NEW ORLEANS -- Chris Paul and the New Orleans Hornets reached a contract agreement Thursday that could keep the All-Star point guard with the team for at least the next four seasons.
Lance Young, Paul's agent, said Paul agreed to a three-year extension with a player's option for a fourth year. The total value of the deal is $68 million.
Paul, who recently completed his third NBA season and has been selected to play for the United States in the Olympics, has one season remaining on his current contract. Under league rules, the first day the Hornets can formalize Paul's new contract is July 9.
Paul and Young met with Hornets general manager Jeff Bower at the team's training center in suburban New Orleans on Wednesday, but Young, who is based in the Washington, D.C., area with the sports management and marking company Octagon, flew home Thursday morning without the final details nailed down.
Young said he had a conference call with Bower in the afternoon and a final agreement was reached a few hours later.
The Hornets will pay Paul the maximum allowable under the NBA's collective bargaining agreement, starting at 25 percent of the salary cap for the first year of the extension, with 10 percent raises thereafter.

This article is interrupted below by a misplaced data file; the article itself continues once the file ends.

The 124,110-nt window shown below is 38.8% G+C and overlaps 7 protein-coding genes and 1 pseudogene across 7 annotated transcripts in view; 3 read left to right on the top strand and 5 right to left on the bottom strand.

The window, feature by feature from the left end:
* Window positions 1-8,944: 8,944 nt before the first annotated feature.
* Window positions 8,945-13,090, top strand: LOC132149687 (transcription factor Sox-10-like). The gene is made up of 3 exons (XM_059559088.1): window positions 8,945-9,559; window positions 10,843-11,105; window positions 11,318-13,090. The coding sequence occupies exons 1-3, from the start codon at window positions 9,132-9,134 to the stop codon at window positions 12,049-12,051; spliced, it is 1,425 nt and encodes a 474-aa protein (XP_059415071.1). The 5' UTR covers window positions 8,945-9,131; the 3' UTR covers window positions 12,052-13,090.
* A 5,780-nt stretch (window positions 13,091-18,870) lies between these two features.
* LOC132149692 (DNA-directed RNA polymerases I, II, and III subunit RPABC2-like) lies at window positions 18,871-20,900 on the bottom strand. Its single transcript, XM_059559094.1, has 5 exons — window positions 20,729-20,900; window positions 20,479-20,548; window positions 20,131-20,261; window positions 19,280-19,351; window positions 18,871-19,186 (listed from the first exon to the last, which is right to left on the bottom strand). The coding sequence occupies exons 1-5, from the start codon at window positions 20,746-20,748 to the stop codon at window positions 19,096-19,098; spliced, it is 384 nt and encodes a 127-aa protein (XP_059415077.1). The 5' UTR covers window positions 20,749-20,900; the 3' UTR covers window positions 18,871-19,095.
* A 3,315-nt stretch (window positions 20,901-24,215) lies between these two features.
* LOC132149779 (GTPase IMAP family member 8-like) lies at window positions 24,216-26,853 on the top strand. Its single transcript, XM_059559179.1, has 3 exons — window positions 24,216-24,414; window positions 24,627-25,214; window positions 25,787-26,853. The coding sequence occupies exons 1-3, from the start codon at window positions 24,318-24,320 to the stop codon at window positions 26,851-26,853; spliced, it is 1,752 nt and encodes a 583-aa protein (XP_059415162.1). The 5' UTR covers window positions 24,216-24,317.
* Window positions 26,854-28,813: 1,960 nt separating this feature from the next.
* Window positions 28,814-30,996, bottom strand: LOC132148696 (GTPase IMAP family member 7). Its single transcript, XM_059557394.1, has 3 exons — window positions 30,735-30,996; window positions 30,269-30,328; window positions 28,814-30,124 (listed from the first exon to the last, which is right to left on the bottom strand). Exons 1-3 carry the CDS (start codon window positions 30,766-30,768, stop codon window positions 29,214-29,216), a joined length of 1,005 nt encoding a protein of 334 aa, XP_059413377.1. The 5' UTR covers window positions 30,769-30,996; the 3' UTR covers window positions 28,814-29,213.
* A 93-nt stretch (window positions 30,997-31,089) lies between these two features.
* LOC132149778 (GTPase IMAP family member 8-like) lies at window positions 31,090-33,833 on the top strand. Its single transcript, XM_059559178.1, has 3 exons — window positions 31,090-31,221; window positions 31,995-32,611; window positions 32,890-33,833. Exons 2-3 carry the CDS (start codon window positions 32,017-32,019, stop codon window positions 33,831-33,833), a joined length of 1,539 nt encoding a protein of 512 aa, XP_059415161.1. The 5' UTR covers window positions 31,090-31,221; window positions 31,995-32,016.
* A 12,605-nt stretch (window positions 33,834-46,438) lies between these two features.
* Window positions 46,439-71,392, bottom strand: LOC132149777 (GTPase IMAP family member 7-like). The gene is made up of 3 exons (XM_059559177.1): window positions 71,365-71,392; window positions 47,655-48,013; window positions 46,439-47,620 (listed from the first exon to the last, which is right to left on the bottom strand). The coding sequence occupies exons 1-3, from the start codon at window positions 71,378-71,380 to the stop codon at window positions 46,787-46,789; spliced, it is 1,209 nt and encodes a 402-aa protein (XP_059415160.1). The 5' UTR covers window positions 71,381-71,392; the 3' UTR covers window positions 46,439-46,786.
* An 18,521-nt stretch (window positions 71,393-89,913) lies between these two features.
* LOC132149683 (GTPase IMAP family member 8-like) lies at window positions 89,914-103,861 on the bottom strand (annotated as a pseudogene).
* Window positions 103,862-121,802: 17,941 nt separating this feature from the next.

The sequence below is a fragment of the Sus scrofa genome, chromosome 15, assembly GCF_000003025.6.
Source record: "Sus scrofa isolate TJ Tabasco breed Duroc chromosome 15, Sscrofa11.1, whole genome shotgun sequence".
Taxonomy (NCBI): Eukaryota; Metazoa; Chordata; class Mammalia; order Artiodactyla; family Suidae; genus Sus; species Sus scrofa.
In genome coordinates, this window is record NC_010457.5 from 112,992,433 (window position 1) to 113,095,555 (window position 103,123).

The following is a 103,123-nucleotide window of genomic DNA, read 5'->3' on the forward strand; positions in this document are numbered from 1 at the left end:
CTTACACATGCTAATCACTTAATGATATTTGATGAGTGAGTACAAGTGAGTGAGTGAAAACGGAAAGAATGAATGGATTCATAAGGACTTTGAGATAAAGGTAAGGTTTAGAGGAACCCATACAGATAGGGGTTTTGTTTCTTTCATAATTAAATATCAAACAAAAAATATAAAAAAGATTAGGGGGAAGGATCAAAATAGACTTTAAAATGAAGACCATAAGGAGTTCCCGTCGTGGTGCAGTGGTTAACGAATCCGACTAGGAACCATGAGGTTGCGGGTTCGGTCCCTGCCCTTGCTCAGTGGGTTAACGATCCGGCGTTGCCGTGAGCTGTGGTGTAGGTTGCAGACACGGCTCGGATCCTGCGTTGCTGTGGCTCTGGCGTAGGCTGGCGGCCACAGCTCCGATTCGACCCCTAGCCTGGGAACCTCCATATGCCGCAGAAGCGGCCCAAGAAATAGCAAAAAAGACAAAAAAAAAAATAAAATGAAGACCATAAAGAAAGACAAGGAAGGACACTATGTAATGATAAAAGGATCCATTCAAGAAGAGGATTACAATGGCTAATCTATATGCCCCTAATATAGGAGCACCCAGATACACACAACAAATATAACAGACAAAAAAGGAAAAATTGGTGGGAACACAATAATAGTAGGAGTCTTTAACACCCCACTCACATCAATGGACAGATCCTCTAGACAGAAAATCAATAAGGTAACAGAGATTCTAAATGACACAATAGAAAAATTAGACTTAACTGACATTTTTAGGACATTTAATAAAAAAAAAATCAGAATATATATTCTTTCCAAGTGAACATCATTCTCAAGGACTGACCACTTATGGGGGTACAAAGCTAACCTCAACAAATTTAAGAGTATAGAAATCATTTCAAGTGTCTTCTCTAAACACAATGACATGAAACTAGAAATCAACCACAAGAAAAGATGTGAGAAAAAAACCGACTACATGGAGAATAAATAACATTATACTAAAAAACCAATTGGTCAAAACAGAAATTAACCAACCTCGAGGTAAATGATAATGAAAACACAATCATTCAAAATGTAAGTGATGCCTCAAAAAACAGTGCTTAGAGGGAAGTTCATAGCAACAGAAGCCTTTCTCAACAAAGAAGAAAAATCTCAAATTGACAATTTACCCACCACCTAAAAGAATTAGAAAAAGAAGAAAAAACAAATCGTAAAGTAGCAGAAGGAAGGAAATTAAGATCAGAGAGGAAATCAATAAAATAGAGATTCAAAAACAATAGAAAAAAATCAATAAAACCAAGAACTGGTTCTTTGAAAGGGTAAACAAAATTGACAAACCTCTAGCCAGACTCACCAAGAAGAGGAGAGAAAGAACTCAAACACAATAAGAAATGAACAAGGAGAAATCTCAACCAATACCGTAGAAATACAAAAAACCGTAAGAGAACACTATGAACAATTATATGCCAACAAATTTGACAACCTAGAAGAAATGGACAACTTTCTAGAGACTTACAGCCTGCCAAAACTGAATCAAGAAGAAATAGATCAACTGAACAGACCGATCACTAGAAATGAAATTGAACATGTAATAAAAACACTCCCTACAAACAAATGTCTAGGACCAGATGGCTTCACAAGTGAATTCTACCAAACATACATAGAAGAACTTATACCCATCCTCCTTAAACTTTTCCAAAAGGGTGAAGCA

Last season, Paul led the NBA with averages of 11.6 assists and 2.7 steals. He was the Hornets' second-leading scorer, averaging 21.1 points in helping the Hornets reach a franchise-record 56 regular season victories.
His performance landed him in his first All-Star game, which was hosted by New Orleans.
Paul's play on the court, combined with his charismatic presence at numerous community events, may have saved pro basketball in a city that was in danger of losing its professional teams after Hurricane Katrina struck in August 2005.
The New Orleans Arena routinely sold out during the second half of last season and the playoffs.
The Hornets also have sold more than 5,000 new season tickets for next season. The Hornets now have about 10,000 season-ticket holders, the most they've had since moving to New Orleans from Charlotte for the 2002-03 season.
With Paul's future in New Orleans secure, the Hornets expect to be busy in free agency, having traded their only draft choice last week to the Portland Trail Blazers in exchange for $3 million, which they intend to spend on a proven player.
The hope is that top available players will seize the chance to join Paul, a proven playmaker who has helped teammates David West and Tyson Chandler flourish while leading the Hornets to within one victory of reaching the Western Conference finals.